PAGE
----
One hundred years ago this month, a horse named Bomba romped home to win the Gold Cup at Ascot as his proud owner, James de Rothschild, looked on.

Born in France in 1878, James went to study at Cambridge University where he developed a passion for riding in point-to-points and hunts. He was a maverick and wiling to take risks, something that made him the subject of good-natured teasing.

But, aged just 20, he backed a horse named Jeddah at odds of 100-1 in the 1898 Epsom Derby. The horse made it first past the post and James’ reputation as a fearless gambler was born.

Much of his success on the racetrack was shared with trainer Frederick Pratt, whom he appointed in 1903 and remained personally and professionally attached to for 42 years.

The Epsom victory in 1909 forms the basis of a new exhibition at Waddesdon Manor celebrating the long and colourful horse racing heritage of the Rothschild dynasty.

The collection of archive photographs, letters and other documents reveals James to have been a fascinating character with a deep love of horses.

After finishing his degree, he was so keen to carry on with his equestrian activities, he wrote to his parents in Paris asking to stay on at university for an extra year.

But at the end of that time, he absconded to Australia in an attempt to experience life as an ordinary person, not a member of the rich and powerful Rothschild family.

There he spent 18 months, trying his hand at a variety of jobs, including working as a cowboy on a cattle ranch.

On his return, he dutifully took his turn in the bank, as was expected of all Rothschilds, but never lost his individuality, or his love of horses and racing.

During the First World War James was lucky to survive an explopsion which blew him out of his vehicle. After recovering from his injuries, he went back to France, continuing to contribute to the war effort as a courier on horseback.

Unfortunately, his horse was shot from under him and he was again seriously wounded, the result of which was to make him frail in later years.

The other major love of James’ life was his wife Dorothy, ne Pinto, who shared his interest in horses and racing. There are several photographs of her in the exhibition.

Waddesdon Manor’s own association with horse racing began after James inherited the estate from his aunt, Alice in 1922.

One of the first things he did was build a stud to house his brood mares and in fact it is still active and well-known in racing circles.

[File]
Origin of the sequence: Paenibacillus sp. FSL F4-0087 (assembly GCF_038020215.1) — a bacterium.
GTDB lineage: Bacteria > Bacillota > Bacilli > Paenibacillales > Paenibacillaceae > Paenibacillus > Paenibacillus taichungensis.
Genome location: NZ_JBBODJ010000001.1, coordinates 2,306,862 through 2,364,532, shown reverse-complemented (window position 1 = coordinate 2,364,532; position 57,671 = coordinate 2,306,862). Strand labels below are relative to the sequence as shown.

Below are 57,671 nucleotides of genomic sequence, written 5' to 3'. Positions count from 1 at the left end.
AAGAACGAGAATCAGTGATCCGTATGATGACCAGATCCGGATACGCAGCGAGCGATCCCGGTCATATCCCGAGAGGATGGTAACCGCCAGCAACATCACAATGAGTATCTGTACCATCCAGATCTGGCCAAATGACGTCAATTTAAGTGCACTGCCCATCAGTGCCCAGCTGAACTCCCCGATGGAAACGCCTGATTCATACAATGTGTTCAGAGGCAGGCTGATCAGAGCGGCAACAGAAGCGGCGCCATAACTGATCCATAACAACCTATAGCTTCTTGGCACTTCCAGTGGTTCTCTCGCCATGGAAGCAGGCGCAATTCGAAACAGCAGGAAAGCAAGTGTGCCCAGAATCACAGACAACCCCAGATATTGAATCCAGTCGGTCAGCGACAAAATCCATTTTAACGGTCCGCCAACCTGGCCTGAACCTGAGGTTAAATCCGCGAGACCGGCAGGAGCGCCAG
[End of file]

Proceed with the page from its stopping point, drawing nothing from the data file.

That same year, James was elected to the Jockey Club and the exhibition includes the original letter confirming his appointment.

On show are a couple of caricatures of him as he was a popular subject for the cartoonists on magazines Vanity Fair and Punch, due to his unconventional approach and that he was tall, gangly and wore a monocle. In fact, this was a legacy of an accident he had as a young man, when a golf ball hit him in the face and left him virtually blind in his right eye.

Curator of exhibitions at Waddesdon Manor, Diana Stone, said: “I have these visions of James and Dorothy sitting up late on winter’s evenings discussing which mares should be bred and what names to choose for the foals.”

Records prove that James had a sense of humour. When his horse Snow Leopard failed to achieve an expected win, he swiftly renamed him Slow Leopard.

Even when James was very old and frail, he and Dorothy would come down to Waddesdon every weekend, Diana revealed.

“James’ driver would take them down to the paddock and pull up as close to the fence as possible.

“He would whistle to call his favourite horse, Palestine and gave him treats,” she added.

After James died in 1957, Dorothy took over running the house in conjunction with the National Trust and kept the stud very much operational.

Her hands-on approach was evident in that she would arrive at Waddesdon on Friday evening and first thing the following morning would go to see the mares and foals.

Visitors to the exhibition can read archived records showing ledger books in Dorothy’s handwriting, relating to the birth and growth patterns of the foals.

There are also several hand-typed and signed letters from Dorothy to the racehorse authority, requesting specific names.

James was certainly not the first Rothschild to have a passion for horses and racing. Mayer Amschel Rothschild, from the London branch of the family, had a spectacular racing career.

In 1871, he won four out of five Classic races, while his nephew Leopold engaged in friendly rivalry with the Prince of Wales who was also an avid race-goer.

The French arm of the dynasty were also keen on the sport and bred and raced great stallions, including Brantome who won the French Triple Crown and the Arc de Triomphe.

The family’s association with horse racing is still strong and Waddesdon Stud continues to thrive, overseen by the present Lord Rothschild’s wife, Lady Serena Rothschild.

And in a splendid nod to the past, her horses still run in the same blue-and-gold colours as Bomba’s jockey sported when he took the Gold Cup a century ago.

The exhibition ‘The Rothschilds in Racing’ at Waddesdon Manor runs until November 1, 2009. To book tickets or for more information call 01296 653226 or visit